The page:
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Authors

Wilson Pasley

Abstract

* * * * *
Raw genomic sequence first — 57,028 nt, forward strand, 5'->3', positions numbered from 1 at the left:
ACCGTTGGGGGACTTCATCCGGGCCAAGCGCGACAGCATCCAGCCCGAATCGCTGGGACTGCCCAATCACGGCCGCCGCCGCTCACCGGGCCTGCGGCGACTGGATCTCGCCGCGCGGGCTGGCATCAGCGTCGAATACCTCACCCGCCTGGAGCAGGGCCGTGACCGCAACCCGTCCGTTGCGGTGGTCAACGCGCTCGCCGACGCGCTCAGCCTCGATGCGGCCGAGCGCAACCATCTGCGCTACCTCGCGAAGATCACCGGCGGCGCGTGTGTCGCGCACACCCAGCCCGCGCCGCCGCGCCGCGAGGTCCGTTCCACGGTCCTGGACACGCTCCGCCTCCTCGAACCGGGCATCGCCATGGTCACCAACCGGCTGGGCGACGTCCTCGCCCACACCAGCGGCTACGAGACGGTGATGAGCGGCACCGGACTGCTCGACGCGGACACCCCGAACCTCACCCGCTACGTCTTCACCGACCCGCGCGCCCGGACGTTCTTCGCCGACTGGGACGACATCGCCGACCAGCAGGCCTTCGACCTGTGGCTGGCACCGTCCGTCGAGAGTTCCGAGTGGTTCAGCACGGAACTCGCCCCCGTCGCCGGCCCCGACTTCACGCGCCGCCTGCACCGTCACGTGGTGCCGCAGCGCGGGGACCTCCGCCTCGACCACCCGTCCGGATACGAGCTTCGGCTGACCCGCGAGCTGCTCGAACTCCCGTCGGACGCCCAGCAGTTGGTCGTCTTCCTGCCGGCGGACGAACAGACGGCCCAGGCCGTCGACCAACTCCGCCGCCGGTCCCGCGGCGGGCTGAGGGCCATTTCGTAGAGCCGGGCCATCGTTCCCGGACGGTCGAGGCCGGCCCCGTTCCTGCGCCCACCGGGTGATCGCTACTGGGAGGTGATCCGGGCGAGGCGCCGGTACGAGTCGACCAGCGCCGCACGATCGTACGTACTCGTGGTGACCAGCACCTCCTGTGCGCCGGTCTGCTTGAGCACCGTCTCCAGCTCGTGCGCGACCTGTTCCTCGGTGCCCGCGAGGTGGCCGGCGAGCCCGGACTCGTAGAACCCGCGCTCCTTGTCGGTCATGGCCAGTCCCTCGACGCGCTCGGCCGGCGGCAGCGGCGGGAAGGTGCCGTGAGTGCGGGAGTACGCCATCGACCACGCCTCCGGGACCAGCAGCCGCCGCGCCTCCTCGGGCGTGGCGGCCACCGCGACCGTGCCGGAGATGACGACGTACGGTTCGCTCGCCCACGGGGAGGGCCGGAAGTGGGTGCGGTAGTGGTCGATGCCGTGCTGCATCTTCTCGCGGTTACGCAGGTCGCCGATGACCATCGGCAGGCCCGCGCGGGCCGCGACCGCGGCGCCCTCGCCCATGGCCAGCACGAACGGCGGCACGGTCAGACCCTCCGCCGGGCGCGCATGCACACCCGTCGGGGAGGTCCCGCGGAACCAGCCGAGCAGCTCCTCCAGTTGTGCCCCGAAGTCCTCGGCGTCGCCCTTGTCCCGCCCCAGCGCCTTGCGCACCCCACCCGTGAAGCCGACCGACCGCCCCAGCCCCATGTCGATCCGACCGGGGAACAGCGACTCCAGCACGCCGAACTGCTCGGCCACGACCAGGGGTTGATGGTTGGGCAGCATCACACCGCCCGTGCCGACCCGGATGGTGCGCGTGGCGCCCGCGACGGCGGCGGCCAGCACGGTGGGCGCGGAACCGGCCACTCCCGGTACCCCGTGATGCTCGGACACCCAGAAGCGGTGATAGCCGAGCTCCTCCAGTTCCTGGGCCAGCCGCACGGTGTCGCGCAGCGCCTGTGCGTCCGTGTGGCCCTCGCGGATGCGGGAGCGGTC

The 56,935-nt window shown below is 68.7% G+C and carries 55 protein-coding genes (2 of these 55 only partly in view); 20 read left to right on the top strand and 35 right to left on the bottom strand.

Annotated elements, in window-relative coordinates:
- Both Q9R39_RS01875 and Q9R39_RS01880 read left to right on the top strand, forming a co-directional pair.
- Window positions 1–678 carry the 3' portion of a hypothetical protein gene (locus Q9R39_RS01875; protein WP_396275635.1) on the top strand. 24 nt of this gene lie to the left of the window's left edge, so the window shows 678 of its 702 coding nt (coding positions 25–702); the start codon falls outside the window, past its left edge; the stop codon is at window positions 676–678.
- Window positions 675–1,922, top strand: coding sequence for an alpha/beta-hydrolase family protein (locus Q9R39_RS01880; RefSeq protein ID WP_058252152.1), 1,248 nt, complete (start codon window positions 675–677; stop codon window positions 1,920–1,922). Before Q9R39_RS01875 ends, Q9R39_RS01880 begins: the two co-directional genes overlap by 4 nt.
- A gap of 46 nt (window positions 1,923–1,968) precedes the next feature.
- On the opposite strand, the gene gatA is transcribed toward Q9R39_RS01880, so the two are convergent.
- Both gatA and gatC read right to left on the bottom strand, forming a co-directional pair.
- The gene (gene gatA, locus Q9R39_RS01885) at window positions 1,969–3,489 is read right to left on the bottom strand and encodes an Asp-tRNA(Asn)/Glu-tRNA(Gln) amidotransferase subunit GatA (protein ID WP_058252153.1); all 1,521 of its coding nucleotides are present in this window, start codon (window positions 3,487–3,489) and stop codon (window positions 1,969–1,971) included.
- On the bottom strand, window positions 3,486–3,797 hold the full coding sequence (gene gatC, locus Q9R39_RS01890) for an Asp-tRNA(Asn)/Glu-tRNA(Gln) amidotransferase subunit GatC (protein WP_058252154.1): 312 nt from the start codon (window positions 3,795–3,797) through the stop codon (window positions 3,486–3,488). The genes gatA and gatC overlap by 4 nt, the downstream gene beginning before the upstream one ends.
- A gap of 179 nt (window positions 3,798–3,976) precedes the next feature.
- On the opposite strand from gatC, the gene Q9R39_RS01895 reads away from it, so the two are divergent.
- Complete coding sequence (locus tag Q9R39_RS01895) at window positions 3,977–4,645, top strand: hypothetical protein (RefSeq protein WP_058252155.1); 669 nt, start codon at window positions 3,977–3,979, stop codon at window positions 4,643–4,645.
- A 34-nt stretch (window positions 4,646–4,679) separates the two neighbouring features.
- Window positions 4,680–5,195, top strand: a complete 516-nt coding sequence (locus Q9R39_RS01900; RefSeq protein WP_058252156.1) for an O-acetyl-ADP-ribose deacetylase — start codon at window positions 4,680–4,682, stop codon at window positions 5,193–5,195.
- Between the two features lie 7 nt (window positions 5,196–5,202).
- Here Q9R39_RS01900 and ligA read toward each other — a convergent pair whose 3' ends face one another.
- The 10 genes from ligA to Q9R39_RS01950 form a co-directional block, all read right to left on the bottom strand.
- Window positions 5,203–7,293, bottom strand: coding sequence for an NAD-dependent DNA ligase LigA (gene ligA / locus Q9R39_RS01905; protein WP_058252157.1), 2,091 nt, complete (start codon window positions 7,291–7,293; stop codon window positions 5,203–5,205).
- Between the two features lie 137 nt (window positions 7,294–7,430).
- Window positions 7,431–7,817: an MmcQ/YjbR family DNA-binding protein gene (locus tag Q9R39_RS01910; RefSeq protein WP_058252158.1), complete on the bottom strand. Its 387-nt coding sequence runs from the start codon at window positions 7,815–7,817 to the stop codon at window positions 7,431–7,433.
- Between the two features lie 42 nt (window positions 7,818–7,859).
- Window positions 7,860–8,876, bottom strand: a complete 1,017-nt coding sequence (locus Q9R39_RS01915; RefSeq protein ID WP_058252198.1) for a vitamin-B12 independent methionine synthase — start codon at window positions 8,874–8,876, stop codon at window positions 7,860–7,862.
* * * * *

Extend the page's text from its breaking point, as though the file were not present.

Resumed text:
The Supreme Court's 1999 decision in Saenz v. Roe relied upon the long ignored Privileges or Immunities Clause of the Fourteenth Amendment, which had laid dormant since the Slaughter-House Cases of more than a century ago. The Saenz decision sparked considerable debate as to the meaning of the Privileges or Immunities Clause and caused speculation as to the statutes vulnerable to a constitutional challenge under the Clause. This Note examines the potential impact of the Privileges or Immunities Clause on state bar admission requirements and other restrictions on the practice of law. It concludes that the Clause does not create constitutional problems for these laws, except for those which prohibit transactional lawyers from practicing in states in which they hold no bar membership, which are unconstitutional under the right to travel identified in Saenz.

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